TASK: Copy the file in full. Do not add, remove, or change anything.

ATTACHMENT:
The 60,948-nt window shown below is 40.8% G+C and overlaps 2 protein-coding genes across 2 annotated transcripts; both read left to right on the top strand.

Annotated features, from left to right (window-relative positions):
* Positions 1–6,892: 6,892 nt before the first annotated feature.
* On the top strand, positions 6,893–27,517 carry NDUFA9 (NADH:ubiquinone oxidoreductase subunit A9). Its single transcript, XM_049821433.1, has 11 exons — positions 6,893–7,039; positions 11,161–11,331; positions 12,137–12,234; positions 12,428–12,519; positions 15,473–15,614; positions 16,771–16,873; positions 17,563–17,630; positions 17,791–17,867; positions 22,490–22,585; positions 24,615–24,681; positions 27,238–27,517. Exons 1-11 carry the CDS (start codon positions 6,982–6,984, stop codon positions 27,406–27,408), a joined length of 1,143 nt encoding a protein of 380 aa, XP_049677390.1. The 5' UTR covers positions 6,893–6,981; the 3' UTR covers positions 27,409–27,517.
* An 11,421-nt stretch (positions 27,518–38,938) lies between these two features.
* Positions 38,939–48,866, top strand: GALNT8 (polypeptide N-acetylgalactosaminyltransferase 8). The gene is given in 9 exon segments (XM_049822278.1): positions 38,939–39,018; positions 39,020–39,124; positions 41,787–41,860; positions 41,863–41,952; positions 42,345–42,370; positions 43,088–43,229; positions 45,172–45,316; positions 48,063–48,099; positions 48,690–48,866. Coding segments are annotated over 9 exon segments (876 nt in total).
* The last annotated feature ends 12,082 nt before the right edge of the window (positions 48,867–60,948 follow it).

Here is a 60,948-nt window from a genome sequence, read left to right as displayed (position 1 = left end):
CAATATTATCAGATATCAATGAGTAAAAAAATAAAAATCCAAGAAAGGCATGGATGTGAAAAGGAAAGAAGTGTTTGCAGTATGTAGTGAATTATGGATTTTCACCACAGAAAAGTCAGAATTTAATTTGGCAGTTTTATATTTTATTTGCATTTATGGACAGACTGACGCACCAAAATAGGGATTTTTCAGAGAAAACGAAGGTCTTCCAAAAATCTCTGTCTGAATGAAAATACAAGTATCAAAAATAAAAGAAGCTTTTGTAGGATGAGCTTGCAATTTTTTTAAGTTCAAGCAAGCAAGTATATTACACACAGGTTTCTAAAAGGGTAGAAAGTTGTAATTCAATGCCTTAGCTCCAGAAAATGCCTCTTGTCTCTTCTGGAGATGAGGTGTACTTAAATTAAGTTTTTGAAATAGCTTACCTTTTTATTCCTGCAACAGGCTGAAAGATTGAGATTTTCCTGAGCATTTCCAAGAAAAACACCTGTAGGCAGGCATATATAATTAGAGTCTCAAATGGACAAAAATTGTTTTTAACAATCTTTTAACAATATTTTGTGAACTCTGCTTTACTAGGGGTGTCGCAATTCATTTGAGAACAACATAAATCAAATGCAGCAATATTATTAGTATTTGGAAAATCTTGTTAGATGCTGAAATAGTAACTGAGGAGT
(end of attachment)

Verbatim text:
The 60,948-nt window shown below is 40.8% G+C and overlaps 2 protein-coding genes across 2 annotated transcripts; both read left to right on the top strand.

Annotated features, from left to right (window-relative positions):
* Positions 1–6,892: 6,892 nt before the first annotated feature.
* On the top strand, positions 6,893–27,517 carry NDUFA9 (NADH:ubiquinone oxidoreductase subunit A9). Its single transcript, XM_049821433.1, has 11 exons — positions 6,893–7,039; positions 11,161–11,331; positions 12,137–12,234; positions 12,428–12,519; positions 15,473–15,614; positions 16,771–16,873; positions 17,563–17,630; positions 17,791–17,867; positions 22,490–22,585; positions 24,615–24,681; positions 27,238–27,517. Exons 1-11 carry the CDS (start codon positions 6,982–6,984, stop codon positions 27,406–27,408), a joined length of 1,143 nt encoding a protein of 380 aa, XP_049677390.1. The 5' UTR covers positions 6,893–6,981; the 3' UTR covers positions 27,409–27,517.
* An 11,421-nt stretch (positions 27,518–38,938) lies between these two features.
* Positions 38,939–48,866, top strand: GALNT8 (polypeptide N-acetylgalactosaminyltransferase 8). The gene is given in 9 exon segments (XM_049822278.1): positions 38,939–39,018; positions 39,020–39,124; positions 41,787–41,860; positions 41,863–41,952; positions 42,345–42,370; positions 43,088–43,229; positions 45,172–45,316; positions 48,063–48,099; positions 48,690–48,866. Coding segments are annotated over 9 exon segments (876 nt in total).
* The last annotated feature ends 12,082 nt before the right edge of the window (positions 48,867–60,948 follow it).

Here is a 60,948-nt window from a genome sequence, read left to right as displayed (position 1 = left end):
CAATATTATCAGATATCAATGAGTAAAAAAATAAAAATCCAAGAAAGGCATGGATGTGAAAAGGAAAGAAGTGTTTGCAGTATGTAGTGAATTATGGATTTTCACCACAGAAAAGTCAGAATTTAATTTGGCAGTTTTATATTTTATTTGCATTTATGGACAGACTGACGCACCAAAATAGGGATTTTTCAGAGAAAACGAAGGTCTTCCAAAAATCTCTGTCTGAATGAAAATACAAGTATCAAAAATAAAAGAAGCTTTTGTAGGATGAGCTTGCAATTTTTTTAAGTTCAAGCAAGCAAGTATATTACACACAGGTTTCTAAAAGGGTAGAAAGTTGTAATTCAATGCCTTAGCTCCAGAAAATGCCTCTTGTCTCTTCTGGAGATGAGGTGTACTTAAATTAAGTTTTTGAAATAGCTTACCTTTTTATTCCTGCAACAGGCTGAAAGATTGAGATTTTCCTGAGCATTTCCAAGAAAAACACCTGTAGGCAGGCATATATAATTAGAGTCTCAAATGGACAAAAATTGTTTTTAACAATCTTTTAACAATATTTTGTGAACTCTGCTTTACTAGGGGTGTCGCAATTCATTTGAGAACAACATAAATCAAATGCAGCAATATTATTAGTATTTGGAAAATCTTGTTAGATGCTGAAATAGTAACTGAGGAGT